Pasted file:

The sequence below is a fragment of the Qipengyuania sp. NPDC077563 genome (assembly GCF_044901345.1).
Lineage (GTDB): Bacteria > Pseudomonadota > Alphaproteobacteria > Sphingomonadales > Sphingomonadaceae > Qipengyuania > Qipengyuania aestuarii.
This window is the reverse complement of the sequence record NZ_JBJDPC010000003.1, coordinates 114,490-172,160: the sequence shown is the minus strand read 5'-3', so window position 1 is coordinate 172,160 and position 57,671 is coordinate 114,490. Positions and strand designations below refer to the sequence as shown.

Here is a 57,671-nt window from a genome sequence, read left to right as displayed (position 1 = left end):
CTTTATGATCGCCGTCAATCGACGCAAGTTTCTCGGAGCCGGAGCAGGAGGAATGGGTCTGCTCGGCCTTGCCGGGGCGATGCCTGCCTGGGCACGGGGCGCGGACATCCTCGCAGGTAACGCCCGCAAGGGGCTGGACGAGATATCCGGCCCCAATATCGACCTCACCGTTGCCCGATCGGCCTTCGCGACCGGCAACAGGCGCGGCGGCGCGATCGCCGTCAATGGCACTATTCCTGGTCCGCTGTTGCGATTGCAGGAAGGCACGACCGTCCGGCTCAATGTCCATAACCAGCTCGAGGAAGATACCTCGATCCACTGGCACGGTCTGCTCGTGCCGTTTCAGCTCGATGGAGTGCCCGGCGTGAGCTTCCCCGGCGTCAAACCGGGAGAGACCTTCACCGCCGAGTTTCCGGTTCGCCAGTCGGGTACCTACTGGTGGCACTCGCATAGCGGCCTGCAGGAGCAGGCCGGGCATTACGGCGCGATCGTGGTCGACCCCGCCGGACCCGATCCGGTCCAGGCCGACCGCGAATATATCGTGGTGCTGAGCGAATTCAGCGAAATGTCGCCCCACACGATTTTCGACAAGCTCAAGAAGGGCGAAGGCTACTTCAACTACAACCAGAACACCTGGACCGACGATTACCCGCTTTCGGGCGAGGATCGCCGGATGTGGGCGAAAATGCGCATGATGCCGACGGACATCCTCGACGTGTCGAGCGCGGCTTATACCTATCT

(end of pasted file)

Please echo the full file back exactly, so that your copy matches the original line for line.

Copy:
The sequence below is a fragment of the Qipengyuania sp. NPDC077563 genome (assembly GCF_044901345.1).
Lineage (GTDB): Bacteria > Pseudomonadota > Alphaproteobacteria > Sphingomonadales > Sphingomonadaceae > Qipengyuania > Qipengyuania aestuarii.
This window is the reverse complement of the sequence record NZ_JBJDPC010000003.1, coordinates 114,490-172,160: the sequence shown is the minus strand read 5'-3', so window position 1 is coordinate 172,160 and position 57,671 is coordinate 114,490. Positions and strand designations below refer to the sequence as shown.

Here is a 57,671-nt window from a genome sequence, read left to right as displayed (position 1 = left end):
CTTTATGATCGCCGTCAATCGACGCAAGTTTCTCGGAGCCGGAGCAGGAGGAATGGGTCTGCTCGGCCTTGCCGGGGCGATGCCTGCCTGGGCACGGGGCGCGGACATCCTCGCAGGTAACGCCCGCAAGGGGCTGGACGAGATATCCGGCCCCAATATCGACCTCACCGTTGCCCGATCGGCCTTCGCGACCGGCAACAGGCGCGGCGGCGCGATCGCCGTCAATGGCACTATTCCTGGTCCGCTGTTGCGATTGCAGGAAGGCACGACCGTCCGGCTCAATGTCCATAACCAGCTCGAGGAAGATACCTCGATCCACTGGCACGGTCTGCTCGTGCCGTTTCAGCTCGATGGAGTGCCCGGCGTGAGCTTCCCCGGCGTCAAACCGGGAGAGACCTTCACCGCCGAGTTTCCGGTTCGCCAGTCGGGTACCTACTGGTGGCACTCGCATAGCGGCCTGCAGGAGCAGGCCGGGCATTACGGCGCGATCGTGGTCGACCCCGCCGGACCCGATCCGGTCCAGGCCGACCGCGAATATATCGTGGTGCTGAGCGAATTCAGCGAAATGTCGCCCCACACGATTTTCGACAAGCTCAAGAAGGGCGAAGGCTACTTCAACTACAACCAGAACACCTGGACCGACGATTACCCGCTTTCGGGCGAGGATCGCCGGATGTGGGCGAAAATGCGCATGATGCCGACGGACATCCTCGACGTGTCGAGCGCGGCTTATACCTATCT